TPM: Tell us more about Teint de Neige. You translate it, literally, as “the color of snow.” What is that?
LV: Well, it’s not exactly the color of snow. It is a French idiom that refers to the color of the skin, like when someone is very pale. It is our “French” fragrance.
TPM: We really love that your fragrances have names that span many different languages.
LV: Yes, Piper Nigrum is Latin. Alamut is Transcaucasic. But they really come from myths and legends. But, not always because our newest fragrance collection is called Mare Nostrum which is the ancient name for the Mediterranean Sea. But, can you imagine what passed through the seas in those times? Not only the Romans, but all the civilizations with their spices from Africa and the Middle East, coming, meeting, and exchanging? It will be a series of fragrances, not just one. We realized we couldn’t tell the whole story with just one fragrance so we decided to do a series, which is called Mare Nostrum and the first fragrance in the series is Aura Maris.
TPM: So, you are drawn to the history…
LV: I would say more of the psychology, the soul. History is too rational, too chronological. Visions are free. If we imagine with Yerbamate, an infinite field of green, it is something that, in a way, can exist, but it really doesn’t exist. An infinite green field? Maybe, it is a need. A need of nature, a need of peace – but other people, they also feel it in the same way, therefore you have the possibility of the emotions that are related to these visions, to make them part of your being. It should be something more.
TPM: Do you ever go after one raw material when you set out to do a new fragrance?
LV: If it’s a private request, yes. But when it is ours, it must come organically from the story or the myth.
TPM: You don’t really cater to trends or follow the trends of the big companies, do you?
LV: For our collections, certainly. Where we want to be free is with our maison – if there is a certain trend – we don’t care. We don’t follow it.
TPM: Sometimes trends get out of hand, anyway.
LV: And if people follow the trend, I understand that. I understand big companies who follow trends because marketing directors need to know what is making money.
But for niche houses, I think it is the opposite. We should be free, because if everybody follows the trend, then the market is flooded and the result is a major lack of originality. It is not a problem for a certain corporation to make 100 good compounds. That is not a problem – but we are talking about something else. A good compound or a good fragrance that has a total identity, including name, packaging, essences – everything. There is a need for more of this. Not more lines with 6 or 12 fragrances from the start – that is what makes the market flat.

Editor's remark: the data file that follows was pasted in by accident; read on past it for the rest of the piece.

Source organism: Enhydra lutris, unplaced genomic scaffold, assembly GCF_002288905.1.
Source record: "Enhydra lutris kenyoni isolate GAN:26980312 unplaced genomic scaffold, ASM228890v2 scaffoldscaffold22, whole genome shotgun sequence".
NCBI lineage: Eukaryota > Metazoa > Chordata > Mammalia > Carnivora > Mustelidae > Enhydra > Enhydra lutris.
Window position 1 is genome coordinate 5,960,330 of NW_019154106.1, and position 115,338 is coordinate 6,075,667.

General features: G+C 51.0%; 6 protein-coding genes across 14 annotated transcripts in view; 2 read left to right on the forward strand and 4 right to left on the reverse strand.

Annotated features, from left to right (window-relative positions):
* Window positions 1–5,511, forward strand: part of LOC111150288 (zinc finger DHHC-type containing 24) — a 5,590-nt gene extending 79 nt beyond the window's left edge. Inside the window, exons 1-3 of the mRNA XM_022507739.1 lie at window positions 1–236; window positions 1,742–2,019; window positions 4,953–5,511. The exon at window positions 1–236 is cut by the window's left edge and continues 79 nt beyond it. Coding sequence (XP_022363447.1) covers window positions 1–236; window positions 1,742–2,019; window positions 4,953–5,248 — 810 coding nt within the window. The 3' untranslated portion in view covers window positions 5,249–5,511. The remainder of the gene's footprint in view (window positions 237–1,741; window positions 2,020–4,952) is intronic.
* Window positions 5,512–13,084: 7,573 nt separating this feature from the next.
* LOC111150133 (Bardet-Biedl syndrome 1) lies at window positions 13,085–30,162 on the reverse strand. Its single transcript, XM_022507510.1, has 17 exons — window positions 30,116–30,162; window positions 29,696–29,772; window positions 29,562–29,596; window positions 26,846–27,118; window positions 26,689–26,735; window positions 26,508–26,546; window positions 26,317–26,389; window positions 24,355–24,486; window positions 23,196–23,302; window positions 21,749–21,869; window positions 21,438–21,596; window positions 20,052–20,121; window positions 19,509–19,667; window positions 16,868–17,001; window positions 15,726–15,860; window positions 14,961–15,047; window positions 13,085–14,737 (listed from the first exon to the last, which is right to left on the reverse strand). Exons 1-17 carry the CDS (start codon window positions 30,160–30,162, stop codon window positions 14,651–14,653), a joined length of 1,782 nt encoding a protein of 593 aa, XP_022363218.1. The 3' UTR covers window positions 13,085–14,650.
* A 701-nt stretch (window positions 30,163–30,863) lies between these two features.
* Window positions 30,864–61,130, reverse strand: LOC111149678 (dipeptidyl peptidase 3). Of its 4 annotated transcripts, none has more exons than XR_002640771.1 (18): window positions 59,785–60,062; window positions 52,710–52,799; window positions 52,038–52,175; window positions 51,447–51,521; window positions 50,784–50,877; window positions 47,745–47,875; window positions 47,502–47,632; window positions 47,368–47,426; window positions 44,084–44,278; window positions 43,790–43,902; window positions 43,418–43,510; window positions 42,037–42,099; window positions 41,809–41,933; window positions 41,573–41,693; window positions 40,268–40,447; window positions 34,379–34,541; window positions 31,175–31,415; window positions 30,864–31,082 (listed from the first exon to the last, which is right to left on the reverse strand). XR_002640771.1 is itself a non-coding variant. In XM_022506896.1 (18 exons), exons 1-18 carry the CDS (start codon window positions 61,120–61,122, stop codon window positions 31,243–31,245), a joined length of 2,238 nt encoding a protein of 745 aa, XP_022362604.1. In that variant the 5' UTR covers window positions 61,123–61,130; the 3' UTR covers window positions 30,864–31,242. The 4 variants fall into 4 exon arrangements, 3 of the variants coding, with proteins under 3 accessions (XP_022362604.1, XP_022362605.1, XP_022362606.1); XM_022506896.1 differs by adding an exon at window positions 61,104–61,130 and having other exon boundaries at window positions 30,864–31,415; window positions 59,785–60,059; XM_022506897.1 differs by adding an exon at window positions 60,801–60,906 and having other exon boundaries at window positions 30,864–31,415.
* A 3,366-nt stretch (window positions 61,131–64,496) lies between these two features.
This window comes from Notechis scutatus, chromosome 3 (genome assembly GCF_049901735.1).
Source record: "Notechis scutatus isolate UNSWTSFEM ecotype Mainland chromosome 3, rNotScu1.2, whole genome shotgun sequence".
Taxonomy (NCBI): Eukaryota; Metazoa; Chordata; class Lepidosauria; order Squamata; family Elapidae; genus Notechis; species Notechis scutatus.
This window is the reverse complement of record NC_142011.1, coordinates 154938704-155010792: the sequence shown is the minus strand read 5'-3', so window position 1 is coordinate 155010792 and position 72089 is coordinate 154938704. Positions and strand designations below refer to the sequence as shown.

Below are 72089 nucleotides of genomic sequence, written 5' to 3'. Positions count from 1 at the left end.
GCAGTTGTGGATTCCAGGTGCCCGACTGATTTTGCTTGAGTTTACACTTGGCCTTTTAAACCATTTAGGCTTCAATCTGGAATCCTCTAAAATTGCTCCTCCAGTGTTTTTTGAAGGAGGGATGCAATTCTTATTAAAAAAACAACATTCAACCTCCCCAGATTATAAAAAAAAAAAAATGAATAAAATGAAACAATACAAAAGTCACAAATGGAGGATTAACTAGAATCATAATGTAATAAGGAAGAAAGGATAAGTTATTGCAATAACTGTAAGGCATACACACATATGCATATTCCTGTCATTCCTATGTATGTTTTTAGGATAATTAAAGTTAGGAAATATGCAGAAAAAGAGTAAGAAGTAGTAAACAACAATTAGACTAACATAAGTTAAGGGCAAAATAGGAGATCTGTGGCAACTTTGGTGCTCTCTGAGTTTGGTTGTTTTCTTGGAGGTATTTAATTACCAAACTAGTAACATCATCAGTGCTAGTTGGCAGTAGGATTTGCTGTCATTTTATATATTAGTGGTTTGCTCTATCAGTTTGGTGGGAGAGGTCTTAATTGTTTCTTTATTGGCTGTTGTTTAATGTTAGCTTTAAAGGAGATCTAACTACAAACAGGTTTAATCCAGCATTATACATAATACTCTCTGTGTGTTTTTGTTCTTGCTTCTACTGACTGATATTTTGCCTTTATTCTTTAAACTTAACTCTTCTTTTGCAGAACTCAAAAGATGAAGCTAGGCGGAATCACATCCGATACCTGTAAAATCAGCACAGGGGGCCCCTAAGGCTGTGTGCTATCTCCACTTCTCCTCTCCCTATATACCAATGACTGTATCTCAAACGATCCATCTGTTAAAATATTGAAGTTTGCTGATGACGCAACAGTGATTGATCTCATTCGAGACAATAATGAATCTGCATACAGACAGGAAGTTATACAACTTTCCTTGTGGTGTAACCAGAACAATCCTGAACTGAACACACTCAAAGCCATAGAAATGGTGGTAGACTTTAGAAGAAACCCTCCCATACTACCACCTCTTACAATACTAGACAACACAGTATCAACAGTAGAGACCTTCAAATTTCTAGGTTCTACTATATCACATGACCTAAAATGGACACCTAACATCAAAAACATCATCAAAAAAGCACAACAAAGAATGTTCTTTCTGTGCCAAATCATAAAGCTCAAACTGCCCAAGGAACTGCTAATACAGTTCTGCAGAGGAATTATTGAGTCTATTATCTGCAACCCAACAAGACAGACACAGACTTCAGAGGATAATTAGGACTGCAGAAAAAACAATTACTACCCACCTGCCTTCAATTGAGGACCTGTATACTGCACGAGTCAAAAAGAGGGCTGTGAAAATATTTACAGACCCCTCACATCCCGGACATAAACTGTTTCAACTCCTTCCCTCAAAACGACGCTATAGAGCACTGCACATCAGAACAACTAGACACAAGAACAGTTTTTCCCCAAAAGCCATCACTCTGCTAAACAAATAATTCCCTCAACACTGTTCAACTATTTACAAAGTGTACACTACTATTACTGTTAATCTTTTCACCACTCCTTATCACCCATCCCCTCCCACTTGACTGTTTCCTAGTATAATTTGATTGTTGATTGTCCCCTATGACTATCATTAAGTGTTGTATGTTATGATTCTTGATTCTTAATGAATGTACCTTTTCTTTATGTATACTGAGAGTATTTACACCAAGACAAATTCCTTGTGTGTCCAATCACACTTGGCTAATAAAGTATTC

TPM: Do you go and actively source your raw materials?
LV: Unfortunately, we cannot go everywhere because being a small company, it is important that I am present as much as possible for production and everything. But, sometimes we manage to visit some producers, too, which is fascinating, of course. Also, new experiments and productions that are being done almost upon request – THAT is fascinating. If something is needed for a special collection that others aren’t buying and they aren’t producing, they can produce it for you.
TPM: The fragrances are created here in your studio, but where are they actually manufactured?
LV: Just outside of Florence. We have two separate warehouses, one for the essences and the other for the production. For our fragrances, we use about 1200 ingredients, and we produce the fragrances from the beginning right through to the end. We don’t produce, for instance, marble accessories – we have craftsman do that.
TPM: And being so close, are you the only quality control manager?
LV: No, I have about 3 or 4 people who can relatively help, but also, the supplier is very important. You cannot always analyze everything because there are hundreds of ingredients and they have to be fresh and kept in certain ways.
TPM: Being so close to the production, do you find problems with the harvests of certain raw materials from year to year?
LV: Oh yes, and I mentioned the importance of the suppliers – they have to be good. And many of our suppliers keep us informed about what is going on, for instance, maybe there was a flood in China and star anise is lacking. Or especially if there was some problem with a material like patchouli which is impossible to substitute because they are natural and they have so many facets.